Brian Lapointe, Ph.D., senior author and a research professor at FAU’s Harbor Branch, swims above bleached coral reefs in Looe Key in the lower Florida Keys. (Photo credit: Marie Tarnowski)
Florida Atlantic University By gisele galoustian | 7/15/2019
Coral reefs are considered one of the most threatened ecosystems on the planet and are dying at alarming rates around the world. Scientists attribute coral bleaching and ultimately massive coral death to a number of environmental stressors, in particular, warming water temperatures due to climate change.
A study published in the international journal Marine Biology , reveals what’s really killing coral reefs. With 30 years of unique data from Looe Key Reef in the lower Florida Keys, researchers from Florida Atlantic University’s Harbor Branch Oceanographic Institute and collaborators have discovered that the problem of coral bleaching is not just due to a warming planet, but also a planet that is simultaneously being enriched with reactive nitrogen from multiple sources.
Improperly treated sewage, fertilizers and top soil are elevating nitrogen levels, which are causing phosphorus starvation in the corals, reducing their temperature threshold for “bleaching.” These coral reefs were dying off long before they were impacted by rising water temperatures. This study represents the longest record of reactive nutrients and algae concentrations for coral reefs anywhere in the world.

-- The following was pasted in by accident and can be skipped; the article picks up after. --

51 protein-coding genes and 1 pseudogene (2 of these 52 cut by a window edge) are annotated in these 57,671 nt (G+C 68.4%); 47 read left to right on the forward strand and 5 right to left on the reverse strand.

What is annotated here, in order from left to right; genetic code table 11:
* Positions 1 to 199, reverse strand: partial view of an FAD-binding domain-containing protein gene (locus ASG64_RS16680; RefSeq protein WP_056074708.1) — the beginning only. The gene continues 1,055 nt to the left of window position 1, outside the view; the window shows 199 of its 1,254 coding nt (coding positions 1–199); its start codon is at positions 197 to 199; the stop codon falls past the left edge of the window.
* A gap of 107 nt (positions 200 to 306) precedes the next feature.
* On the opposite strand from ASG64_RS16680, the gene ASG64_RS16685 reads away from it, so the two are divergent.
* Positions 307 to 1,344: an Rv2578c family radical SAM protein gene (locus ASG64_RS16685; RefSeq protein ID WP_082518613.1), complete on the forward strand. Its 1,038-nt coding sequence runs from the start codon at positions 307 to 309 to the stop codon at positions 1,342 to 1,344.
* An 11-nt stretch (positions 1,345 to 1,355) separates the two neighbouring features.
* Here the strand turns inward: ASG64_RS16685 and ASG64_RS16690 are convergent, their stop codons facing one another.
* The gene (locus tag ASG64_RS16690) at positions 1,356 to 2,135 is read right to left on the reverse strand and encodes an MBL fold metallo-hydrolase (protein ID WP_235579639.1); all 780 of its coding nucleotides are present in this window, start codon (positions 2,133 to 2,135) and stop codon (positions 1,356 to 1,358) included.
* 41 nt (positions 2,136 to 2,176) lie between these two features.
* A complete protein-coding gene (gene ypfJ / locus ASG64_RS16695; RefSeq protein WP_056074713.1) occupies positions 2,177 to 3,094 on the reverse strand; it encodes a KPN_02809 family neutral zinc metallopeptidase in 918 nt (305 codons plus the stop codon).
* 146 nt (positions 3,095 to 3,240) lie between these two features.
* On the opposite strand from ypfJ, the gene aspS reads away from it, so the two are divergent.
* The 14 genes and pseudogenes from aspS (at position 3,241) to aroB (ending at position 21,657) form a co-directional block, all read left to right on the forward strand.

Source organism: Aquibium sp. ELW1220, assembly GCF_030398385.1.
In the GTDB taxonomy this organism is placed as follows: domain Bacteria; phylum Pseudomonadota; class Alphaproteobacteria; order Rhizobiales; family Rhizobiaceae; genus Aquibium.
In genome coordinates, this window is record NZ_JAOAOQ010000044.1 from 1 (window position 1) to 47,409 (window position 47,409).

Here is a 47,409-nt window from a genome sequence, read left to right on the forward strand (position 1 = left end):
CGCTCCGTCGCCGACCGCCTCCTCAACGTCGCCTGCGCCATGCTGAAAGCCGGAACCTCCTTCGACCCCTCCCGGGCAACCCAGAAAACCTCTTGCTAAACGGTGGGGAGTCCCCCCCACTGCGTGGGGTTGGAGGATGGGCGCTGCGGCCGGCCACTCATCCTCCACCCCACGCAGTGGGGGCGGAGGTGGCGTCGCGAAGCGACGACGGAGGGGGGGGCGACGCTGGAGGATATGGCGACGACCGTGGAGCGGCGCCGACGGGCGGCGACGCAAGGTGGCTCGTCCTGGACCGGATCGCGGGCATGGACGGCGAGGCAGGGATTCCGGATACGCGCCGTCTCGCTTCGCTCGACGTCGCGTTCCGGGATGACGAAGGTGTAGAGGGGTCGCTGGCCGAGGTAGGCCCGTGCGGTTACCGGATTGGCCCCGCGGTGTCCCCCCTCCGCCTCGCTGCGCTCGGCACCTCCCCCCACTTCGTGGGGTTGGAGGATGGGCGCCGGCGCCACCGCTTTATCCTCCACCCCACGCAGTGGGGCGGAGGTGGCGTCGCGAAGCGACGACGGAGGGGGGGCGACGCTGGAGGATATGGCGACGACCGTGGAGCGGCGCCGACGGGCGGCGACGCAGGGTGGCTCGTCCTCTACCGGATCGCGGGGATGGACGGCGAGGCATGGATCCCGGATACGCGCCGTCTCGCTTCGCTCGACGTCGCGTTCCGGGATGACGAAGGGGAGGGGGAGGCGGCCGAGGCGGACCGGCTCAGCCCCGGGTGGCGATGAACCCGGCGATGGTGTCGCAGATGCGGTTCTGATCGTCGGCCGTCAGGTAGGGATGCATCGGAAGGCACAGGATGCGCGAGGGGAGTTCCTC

“Our results provide compelling evidence that nitrogen loading from the Florida Keys and greater Everglades ecosystem caused by humans, rather than warming temperatures, is the primary driver of coral reef degradation at Looe Key Sanctuary Preservation Area during our long-term study,” said Brian Lapointe, Ph.D., senior author and a research professor at FAU’s Harbor Branch.
Brian Lapointe, Ph.D., senior author and a research professor at FAU’s Harbor Branch has captured the degradation of Looe Key in the lower Florida Keys from 1988 to 2019.
A key finding from the study is that land-based nutrient runoff has increased the nitrogen:phosphorus ratio (N:P) in reef algae, which indicates an increasing degree of phosphorus limitation known to cause metabolic stress and eventually starvation in corals. Concentrations of reactive nitrogen are above critical ecosystem threshold levels previously established for the Florida Keys as are phytoplankton levels for offshore reefs as evidenced by the presence of macroalgae and other harmful algal blooms due to excessive levels of nutrients.
Researchers gathered data from 1984 to 2014 and collected seawater samples during wet and dry seasons. Lapointe and collaborators from the University of Georgia and the University of South Florida also monitored the living coral and collected abundant species of seaweed (macroalgae) for tissue nutrient analysis. They monitored seawater salinity, temperature and nutrient gradients between the Everglades and Looe Key. They wanted to better understand how nitrogen traveled from the Everglades downstream to the coral reefs of the Florida Keys National Marine Sanctuary, which now has the lowest amount of coral cover of any reefs in the wider Caribbean region.